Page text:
Two-time Pro-Bowler and former Offensive Rookie of the Year Dak Prescott has finally struck his long-awaited deal with the Dallas Cowboys. The contract details a four-year, $160 million agreement with $126 million guaranteed and $75 million in his first year.
After suffering a gruesome ankle injury in week 5 against the New York Giants, many fans and analysts alike wondered whether the fifth-year Quarterback would finally land a contract. Now he will be the second-highest-paid at his position in the league behind only Patrick Mahomes.
With negotiations between the two parties finally concluding after three years of indecisiveness, the Cowboys have shored up one of their most uncertain free agency positions for years to come.
What may be of some concern, however, is not so much the fact that Prescott has committed to Dallas long-term, but rather just how much Prescott is getting paid. He is now not just the second-highest-paid quarterback, but in the league overall as well.
The sheer amount of money that Prescott is earning should not just be met with expectations of winning in the regular season, but the playoffs as well. It has been 25 years since the Dallas Cowboys have made it past the divisional round.
In addition to this, after Prescott signed the mammoth of a contract with the team, the Cowboys are left with just a measly $2 million in cap space. With the majority of the team’s star players locked up until 2023, the pressure is now on Prescott to deliver wins.
On paper, the Dallas Cowboys look like one of the premier forces in the NFL and should be perennial Super Bowl contenders, but they’re not. Frankly, they’re not even close.
Despite the abundance of talent, the Cowboys consistently find a way to fall short of expectations and leave their fans disappointed. Beforehand, fans could easily pin the blame on the organization or coaches after losses, but this is no longer the case.
The Cowboys did what they were expected to, they paid their star Quarterback who must now shoulder the responsibility of winning games and delivering a Super Bowl to Dallas. So what’s the problem with the deal? The Cowboys can’t win with it in place.
Yes, as ludicrous as it may sound, the Cowboys cannot win with Dak Prescott getting paid $40 million a year. This team has already shown through multiple seasons that the roster they have in place is simply not good enough to be a real competitor.
This is not to suggest that Dak Prescott is a detriment to the Cowboys by any means, as this season alone has shown his importance to the team’s success. Rather, it is to highlight the fact that even when Dak Prescott has played MVP level football, the roster around him has not held its weight.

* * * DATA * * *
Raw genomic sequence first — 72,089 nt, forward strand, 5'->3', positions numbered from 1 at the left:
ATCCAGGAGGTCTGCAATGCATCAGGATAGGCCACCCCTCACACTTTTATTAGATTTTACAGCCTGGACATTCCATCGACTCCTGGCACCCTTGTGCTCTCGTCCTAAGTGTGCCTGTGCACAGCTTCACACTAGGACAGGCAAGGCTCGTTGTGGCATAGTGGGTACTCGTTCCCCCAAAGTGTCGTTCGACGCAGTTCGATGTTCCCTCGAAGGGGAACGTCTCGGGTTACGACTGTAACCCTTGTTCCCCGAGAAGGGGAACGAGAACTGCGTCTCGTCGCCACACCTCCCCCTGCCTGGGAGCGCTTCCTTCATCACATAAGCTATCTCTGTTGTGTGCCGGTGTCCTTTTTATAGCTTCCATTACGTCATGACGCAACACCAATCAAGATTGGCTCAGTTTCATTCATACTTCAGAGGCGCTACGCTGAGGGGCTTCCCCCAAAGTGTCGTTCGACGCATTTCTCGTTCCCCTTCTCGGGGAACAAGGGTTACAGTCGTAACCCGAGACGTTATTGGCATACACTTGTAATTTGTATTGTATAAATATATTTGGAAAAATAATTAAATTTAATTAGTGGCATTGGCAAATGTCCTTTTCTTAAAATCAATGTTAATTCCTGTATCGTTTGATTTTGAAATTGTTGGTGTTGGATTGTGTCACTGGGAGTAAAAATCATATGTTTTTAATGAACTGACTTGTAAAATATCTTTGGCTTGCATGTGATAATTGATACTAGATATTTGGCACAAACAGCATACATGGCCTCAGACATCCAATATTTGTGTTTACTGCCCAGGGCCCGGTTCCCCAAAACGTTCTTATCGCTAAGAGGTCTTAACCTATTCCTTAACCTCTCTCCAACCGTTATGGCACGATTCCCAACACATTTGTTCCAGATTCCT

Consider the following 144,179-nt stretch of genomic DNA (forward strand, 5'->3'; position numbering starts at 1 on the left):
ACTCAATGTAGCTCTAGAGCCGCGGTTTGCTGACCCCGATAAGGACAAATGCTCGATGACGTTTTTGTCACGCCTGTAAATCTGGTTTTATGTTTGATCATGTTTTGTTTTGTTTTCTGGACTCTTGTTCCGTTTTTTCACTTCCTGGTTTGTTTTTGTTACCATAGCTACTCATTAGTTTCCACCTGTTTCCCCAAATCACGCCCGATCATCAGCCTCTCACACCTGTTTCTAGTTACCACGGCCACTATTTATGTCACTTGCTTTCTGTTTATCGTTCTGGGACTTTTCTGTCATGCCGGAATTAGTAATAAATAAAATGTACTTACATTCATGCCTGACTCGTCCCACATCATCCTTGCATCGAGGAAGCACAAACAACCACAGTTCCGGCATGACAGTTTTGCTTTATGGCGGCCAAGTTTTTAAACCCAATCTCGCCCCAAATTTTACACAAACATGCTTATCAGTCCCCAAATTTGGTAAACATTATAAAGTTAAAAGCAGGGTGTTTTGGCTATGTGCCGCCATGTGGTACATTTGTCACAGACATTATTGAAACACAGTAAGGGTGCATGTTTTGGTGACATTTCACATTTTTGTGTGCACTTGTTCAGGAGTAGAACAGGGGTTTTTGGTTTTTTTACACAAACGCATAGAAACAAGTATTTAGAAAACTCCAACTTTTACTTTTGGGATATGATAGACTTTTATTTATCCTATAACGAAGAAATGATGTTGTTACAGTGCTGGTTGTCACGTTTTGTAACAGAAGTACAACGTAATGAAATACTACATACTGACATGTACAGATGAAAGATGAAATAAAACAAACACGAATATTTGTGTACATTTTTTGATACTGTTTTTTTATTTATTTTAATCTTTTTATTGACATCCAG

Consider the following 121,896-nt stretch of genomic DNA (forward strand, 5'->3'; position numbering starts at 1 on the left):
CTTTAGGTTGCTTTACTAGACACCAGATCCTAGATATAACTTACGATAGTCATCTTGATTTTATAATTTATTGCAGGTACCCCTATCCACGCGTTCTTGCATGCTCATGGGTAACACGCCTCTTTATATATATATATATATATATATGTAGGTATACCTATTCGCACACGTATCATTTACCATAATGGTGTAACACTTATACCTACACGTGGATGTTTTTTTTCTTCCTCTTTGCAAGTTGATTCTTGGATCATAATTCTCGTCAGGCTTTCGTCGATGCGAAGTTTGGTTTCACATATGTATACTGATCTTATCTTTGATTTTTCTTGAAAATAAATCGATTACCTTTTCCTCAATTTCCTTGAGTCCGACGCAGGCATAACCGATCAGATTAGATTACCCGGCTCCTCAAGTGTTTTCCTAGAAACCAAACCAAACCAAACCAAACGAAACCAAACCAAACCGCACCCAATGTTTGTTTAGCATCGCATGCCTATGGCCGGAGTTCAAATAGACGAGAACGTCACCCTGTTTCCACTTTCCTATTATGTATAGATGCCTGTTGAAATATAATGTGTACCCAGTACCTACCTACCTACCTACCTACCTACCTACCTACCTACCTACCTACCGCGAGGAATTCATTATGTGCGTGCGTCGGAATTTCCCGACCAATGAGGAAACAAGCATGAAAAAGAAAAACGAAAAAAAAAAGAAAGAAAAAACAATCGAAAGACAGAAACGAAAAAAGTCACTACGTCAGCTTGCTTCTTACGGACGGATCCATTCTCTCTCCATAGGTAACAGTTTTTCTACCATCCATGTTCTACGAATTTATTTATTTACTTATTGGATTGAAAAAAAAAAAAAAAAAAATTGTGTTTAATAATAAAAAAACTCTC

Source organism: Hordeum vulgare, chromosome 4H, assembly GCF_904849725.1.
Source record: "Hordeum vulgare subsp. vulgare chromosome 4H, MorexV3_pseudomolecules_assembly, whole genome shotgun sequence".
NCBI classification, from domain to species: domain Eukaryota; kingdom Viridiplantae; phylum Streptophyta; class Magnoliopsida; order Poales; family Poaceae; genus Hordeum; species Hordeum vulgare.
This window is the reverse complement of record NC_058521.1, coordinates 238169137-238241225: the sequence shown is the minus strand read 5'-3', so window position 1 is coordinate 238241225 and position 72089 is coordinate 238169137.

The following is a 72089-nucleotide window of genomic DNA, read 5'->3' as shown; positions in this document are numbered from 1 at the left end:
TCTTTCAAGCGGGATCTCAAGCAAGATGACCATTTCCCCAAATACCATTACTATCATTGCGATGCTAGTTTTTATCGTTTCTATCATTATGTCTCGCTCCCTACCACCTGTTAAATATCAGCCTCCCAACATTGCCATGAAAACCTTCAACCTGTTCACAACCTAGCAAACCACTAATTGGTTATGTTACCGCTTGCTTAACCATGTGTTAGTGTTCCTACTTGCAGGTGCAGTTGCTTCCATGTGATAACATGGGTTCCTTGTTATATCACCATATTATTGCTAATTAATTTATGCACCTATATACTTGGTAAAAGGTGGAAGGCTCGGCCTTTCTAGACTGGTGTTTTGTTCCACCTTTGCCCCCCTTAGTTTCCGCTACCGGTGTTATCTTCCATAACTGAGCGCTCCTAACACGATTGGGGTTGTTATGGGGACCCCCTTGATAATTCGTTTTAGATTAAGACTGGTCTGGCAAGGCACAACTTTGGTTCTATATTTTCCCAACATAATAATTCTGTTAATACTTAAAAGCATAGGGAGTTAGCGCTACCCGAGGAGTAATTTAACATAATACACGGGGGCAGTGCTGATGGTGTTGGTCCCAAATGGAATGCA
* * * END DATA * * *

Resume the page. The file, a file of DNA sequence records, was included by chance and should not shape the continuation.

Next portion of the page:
As for why a roster of this caliber struggles to win is difficult to pinpoint. Whether you blame it on years of incompetent head coaching, questionable ownership, or a lackluster defense, the simple fact is that the Cowboys as of right now are not good enough to win and they need more help.
Unfortunately, they can’t get more. They just gave Dak Prescott the second-biggest contract in the league, and $2 million left in cap doesn’t give them much room to improve.
This is not a knock on the Cowboys for re-signing a top 10 Quarterback or on Dak Prescott for wanting to be paid like one, but on both parties for not acknowledging the situation at hand.
The fact of the matter is, Dak Prescott is fresh off of a very bad ankle injury and that is cause for concern. A deal such as this one comes with heavy trust and equally heavy expectations. That is a lot to expect from anyone, especially after missing an entire year of play.
If one thing has been established for the Cowboys since 2016, it’s that this is a good team, not a championship team. There are still glaring flaws and inconsistencies this organization has failed to address, flaws that have held them out of the Super Bowl for 25 years.
If the Cowboys want to win, they need to start fixing the other issues on their team which equally inhibit their success. Paying Dak Prescott $40 million a year, as good as he is, simply will not compensate for the 28th ranked defense in the NFL or an undesirable coaching staff.
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